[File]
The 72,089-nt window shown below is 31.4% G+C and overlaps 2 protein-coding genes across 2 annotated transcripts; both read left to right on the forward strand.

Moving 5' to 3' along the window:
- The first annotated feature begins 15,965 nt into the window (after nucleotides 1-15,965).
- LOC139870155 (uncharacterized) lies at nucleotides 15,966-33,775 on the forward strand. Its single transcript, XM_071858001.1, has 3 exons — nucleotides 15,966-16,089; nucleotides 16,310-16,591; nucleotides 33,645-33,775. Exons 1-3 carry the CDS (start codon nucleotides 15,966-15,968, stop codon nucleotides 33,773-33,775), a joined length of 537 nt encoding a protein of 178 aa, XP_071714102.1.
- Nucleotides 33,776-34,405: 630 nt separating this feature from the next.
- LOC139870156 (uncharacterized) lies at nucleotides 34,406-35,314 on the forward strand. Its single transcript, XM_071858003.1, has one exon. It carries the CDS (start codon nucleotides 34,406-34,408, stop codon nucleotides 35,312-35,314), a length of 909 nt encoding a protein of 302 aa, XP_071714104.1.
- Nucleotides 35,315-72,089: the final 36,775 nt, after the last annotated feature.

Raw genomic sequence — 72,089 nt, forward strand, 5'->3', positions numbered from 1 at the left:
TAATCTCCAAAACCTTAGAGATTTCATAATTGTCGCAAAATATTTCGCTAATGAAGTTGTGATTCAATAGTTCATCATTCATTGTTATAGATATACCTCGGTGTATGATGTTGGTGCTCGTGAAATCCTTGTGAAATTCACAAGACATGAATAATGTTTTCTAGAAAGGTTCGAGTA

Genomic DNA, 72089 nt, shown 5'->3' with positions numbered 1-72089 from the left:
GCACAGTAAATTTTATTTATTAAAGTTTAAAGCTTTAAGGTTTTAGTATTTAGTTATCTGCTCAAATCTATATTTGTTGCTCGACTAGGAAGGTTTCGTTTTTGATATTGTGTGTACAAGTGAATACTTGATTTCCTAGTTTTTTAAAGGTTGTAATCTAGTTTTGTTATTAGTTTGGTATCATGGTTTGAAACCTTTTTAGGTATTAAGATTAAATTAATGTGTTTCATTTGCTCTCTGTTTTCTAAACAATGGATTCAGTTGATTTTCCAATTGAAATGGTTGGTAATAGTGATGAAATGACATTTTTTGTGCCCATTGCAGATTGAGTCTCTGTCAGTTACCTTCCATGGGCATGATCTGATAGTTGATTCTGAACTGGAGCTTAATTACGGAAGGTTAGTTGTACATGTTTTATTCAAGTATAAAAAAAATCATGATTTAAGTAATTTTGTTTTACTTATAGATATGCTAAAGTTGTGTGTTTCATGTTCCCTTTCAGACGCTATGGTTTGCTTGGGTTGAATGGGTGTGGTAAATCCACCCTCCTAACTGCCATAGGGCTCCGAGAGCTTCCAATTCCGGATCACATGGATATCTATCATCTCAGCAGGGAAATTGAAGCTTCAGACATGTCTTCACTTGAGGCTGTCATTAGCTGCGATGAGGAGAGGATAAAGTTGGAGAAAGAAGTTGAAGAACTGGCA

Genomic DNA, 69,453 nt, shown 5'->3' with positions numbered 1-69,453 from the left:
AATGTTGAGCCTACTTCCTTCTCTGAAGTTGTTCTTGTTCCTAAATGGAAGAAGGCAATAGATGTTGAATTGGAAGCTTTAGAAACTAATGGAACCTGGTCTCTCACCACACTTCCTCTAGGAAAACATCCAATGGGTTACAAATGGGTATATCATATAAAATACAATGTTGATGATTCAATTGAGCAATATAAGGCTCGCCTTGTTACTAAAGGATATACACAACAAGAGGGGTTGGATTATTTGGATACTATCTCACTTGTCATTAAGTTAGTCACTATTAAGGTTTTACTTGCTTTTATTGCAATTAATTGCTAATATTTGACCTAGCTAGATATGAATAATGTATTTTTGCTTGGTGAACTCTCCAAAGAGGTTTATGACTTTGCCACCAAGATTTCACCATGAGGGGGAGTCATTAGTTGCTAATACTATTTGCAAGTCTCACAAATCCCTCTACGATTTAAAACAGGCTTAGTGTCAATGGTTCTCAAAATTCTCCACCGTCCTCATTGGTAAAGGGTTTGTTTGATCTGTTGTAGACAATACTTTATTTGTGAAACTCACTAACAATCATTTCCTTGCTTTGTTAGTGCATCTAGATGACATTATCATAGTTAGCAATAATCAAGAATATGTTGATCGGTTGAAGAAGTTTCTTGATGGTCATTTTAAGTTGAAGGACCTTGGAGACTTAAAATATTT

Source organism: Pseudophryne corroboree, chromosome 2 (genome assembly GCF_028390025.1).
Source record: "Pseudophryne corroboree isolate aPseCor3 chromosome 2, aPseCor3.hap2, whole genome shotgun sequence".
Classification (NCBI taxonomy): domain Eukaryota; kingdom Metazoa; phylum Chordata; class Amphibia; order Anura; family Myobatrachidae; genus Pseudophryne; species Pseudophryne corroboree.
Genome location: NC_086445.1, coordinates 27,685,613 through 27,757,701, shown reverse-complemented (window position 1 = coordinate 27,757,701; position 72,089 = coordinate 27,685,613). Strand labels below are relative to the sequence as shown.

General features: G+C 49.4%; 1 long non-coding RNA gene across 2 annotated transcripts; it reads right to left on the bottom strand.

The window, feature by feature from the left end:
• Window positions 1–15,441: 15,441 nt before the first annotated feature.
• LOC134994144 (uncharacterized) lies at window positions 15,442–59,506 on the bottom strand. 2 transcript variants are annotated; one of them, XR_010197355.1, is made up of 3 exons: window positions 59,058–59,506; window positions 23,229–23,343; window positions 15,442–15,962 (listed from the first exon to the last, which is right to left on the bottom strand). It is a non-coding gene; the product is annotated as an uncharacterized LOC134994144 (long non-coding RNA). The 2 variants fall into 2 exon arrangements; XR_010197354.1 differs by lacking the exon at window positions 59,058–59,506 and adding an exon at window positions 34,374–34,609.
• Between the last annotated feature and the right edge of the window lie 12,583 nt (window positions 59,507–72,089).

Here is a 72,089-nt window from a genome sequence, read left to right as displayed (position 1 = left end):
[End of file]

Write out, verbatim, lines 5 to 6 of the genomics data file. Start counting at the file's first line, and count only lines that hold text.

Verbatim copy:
- Nucleotides 33,776-34,405: 630 nt separating this feature from the next.
- LOC139870156 (uncharacterized) lies at nucleotides 34,406-35,314 on the forward strand. Its single transcript, XM_071858003.1, has one exon. It carries the CDS (start codon nucleotides 34,406-34,408, stop codon nucleotides 35,312-35,314), a length of 909 nt encoding a protein of 302 aa, XP_071714104.1.